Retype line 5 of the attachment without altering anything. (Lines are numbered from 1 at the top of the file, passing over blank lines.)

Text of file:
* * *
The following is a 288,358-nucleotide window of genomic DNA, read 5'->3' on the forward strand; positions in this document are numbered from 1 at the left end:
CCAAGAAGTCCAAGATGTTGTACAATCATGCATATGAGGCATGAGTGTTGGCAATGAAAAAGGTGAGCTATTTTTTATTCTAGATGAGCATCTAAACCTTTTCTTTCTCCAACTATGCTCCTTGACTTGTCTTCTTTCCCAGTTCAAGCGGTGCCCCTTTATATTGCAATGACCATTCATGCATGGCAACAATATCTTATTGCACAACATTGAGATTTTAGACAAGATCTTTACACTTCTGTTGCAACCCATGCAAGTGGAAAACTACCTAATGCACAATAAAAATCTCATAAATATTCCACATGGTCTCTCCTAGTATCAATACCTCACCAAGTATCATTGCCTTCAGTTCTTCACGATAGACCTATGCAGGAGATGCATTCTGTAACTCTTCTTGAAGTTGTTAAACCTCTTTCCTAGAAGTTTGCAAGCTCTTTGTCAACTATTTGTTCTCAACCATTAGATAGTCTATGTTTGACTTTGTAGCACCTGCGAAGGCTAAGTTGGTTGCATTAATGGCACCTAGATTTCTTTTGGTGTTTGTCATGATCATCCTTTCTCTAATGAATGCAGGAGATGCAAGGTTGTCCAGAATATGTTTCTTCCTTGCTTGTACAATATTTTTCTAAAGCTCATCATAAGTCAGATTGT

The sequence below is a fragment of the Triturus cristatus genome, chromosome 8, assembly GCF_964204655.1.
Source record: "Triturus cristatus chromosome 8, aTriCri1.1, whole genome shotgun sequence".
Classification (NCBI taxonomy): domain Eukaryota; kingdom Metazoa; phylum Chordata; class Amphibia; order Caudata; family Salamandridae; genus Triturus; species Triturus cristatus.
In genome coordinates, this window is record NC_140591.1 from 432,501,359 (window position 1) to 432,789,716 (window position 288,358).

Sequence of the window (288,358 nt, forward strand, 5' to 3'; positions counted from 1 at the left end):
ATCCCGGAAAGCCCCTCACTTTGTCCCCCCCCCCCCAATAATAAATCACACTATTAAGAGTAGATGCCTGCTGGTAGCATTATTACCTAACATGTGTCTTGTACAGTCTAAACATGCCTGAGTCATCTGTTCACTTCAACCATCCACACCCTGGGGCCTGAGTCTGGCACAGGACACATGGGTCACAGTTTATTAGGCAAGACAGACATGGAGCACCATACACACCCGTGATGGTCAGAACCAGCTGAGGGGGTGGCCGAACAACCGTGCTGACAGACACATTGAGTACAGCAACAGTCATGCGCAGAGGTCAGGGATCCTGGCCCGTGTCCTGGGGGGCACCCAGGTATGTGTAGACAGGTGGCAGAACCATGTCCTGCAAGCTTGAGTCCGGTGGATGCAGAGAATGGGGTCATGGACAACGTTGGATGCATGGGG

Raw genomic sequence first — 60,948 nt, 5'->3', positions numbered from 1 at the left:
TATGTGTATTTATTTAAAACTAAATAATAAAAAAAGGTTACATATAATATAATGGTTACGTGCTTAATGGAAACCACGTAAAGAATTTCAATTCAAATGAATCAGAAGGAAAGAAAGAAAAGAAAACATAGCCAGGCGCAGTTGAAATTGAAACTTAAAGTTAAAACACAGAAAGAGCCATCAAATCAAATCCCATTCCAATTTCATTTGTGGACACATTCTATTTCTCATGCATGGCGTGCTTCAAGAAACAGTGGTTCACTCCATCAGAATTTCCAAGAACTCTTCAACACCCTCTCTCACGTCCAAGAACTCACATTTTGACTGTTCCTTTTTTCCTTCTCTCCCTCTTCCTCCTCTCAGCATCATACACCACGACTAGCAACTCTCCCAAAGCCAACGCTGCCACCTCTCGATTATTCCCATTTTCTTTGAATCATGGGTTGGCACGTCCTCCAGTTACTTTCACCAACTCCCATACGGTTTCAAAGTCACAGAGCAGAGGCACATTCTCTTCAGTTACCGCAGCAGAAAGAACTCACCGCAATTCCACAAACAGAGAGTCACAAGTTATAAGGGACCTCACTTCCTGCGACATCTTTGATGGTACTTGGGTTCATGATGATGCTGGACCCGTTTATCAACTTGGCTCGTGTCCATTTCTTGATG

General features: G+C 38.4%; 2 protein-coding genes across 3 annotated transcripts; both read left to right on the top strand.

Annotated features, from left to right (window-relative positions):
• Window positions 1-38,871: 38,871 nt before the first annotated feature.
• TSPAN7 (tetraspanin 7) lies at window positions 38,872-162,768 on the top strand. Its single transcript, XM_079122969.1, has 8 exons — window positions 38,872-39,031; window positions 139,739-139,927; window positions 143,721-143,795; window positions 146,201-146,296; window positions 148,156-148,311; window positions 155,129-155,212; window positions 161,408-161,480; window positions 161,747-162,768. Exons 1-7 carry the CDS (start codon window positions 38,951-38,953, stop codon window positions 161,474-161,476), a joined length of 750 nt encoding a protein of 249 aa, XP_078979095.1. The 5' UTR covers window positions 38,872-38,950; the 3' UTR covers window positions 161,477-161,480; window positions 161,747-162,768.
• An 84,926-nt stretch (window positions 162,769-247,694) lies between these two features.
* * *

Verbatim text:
Classification (NCBI taxonomy): domain Eukaryota; kingdom Metazoa; phylum Chordata; class Amphibia; order Caudata; family Salamandridae; genus Triturus; species Triturus cristatus.